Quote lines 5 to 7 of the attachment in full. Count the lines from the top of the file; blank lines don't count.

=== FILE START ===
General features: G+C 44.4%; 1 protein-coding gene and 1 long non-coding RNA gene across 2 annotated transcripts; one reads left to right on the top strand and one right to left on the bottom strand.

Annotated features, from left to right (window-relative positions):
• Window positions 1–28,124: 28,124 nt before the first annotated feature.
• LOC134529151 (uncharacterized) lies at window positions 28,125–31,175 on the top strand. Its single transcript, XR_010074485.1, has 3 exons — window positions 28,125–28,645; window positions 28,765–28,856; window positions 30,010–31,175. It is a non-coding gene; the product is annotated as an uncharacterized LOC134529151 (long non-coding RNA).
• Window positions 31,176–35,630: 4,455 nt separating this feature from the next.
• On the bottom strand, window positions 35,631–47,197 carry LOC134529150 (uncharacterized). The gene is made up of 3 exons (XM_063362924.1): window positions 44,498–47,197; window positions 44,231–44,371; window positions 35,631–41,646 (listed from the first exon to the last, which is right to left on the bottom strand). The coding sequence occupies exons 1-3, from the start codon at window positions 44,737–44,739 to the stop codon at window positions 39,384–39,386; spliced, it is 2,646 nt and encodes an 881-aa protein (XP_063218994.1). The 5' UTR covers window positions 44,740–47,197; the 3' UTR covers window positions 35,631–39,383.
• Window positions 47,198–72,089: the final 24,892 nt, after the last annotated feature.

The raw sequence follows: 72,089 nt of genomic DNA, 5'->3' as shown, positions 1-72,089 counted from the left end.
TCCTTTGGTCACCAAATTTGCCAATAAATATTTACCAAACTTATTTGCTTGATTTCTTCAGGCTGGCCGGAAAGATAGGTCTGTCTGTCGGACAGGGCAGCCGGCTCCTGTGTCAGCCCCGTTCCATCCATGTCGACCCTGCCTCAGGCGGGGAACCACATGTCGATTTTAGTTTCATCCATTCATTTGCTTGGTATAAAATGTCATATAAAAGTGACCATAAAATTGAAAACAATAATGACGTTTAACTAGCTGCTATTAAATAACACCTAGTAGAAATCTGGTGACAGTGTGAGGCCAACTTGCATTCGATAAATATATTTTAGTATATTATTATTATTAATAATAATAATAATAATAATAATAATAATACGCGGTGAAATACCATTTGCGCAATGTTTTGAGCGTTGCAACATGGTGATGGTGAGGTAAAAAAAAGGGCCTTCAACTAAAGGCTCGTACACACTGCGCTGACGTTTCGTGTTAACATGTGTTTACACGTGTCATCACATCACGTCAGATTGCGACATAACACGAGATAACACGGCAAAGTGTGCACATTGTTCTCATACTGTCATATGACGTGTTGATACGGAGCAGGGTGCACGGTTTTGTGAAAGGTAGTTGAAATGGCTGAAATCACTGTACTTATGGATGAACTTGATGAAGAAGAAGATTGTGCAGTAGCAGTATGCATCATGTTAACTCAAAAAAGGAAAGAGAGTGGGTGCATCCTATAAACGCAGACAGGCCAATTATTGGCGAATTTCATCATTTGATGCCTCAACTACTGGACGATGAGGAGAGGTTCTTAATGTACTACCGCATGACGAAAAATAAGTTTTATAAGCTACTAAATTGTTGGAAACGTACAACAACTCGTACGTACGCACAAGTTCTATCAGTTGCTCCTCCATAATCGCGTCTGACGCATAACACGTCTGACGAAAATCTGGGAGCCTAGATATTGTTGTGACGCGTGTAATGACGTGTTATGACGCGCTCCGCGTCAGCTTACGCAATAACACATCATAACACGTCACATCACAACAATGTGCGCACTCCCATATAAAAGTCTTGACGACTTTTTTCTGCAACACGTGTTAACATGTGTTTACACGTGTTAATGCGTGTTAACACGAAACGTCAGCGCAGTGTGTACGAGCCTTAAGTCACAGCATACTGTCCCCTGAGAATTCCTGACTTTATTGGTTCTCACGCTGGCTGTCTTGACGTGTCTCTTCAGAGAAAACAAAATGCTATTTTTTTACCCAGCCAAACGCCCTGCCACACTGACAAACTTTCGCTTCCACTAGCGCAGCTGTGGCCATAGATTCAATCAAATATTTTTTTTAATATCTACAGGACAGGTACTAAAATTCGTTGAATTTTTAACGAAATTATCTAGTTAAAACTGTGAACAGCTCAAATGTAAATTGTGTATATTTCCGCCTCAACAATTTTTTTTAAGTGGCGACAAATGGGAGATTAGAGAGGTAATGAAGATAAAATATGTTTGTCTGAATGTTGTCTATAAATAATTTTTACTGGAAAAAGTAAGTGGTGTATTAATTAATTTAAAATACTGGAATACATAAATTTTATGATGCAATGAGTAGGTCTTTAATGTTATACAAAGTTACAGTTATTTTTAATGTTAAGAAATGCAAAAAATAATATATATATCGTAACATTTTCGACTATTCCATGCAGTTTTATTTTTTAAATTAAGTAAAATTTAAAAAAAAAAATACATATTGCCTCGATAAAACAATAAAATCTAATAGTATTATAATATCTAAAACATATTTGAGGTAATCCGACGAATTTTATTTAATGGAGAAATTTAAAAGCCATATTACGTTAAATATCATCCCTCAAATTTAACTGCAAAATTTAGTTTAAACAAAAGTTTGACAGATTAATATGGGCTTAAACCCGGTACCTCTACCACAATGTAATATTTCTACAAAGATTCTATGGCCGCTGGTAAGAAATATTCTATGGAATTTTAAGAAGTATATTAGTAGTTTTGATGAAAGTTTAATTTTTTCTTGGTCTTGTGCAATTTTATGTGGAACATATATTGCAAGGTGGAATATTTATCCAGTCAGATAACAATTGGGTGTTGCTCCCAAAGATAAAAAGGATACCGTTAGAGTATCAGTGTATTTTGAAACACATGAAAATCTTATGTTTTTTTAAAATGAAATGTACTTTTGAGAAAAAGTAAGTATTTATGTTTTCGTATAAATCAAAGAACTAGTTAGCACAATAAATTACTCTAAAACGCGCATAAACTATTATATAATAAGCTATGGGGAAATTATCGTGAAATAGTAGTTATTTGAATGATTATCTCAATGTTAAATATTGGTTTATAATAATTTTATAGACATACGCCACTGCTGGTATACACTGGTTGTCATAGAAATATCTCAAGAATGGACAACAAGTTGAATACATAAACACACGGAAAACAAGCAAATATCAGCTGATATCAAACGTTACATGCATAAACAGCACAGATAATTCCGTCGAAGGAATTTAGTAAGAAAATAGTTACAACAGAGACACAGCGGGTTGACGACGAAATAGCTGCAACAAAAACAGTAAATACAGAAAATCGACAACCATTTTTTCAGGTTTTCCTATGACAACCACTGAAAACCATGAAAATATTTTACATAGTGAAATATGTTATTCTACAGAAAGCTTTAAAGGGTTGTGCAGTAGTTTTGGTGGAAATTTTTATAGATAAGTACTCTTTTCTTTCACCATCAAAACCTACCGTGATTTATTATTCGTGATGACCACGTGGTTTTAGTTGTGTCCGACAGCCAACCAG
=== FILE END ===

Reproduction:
• Window positions 31,176–35,630: 4,455 nt separating this feature from the next.
• On the bottom strand, window positions 35,631–47,197 carry LOC134529150 (uncharacterized). The gene is made up of 3 exons (XM_063362924.1): window positions 44,498–47,197; window positions 44,231–44,371; window positions 35,631–41,646 (listed from the first exon to the last, which is right to left on the bottom strand). The coding sequence occupies exons 1-3, from the start codon at window positions 44,737–44,739 to the stop codon at window positions 39,384–39,386; spliced, it is 2,646 nt and encodes an 881-aa protein (XP_063218994.1). The 5' UTR covers window positions 44,740–47,197; the 3' UTR covers window positions 35,631–39,383.
• Window positions 47,198–72,089: the final 24,892 nt, after the last annotated feature.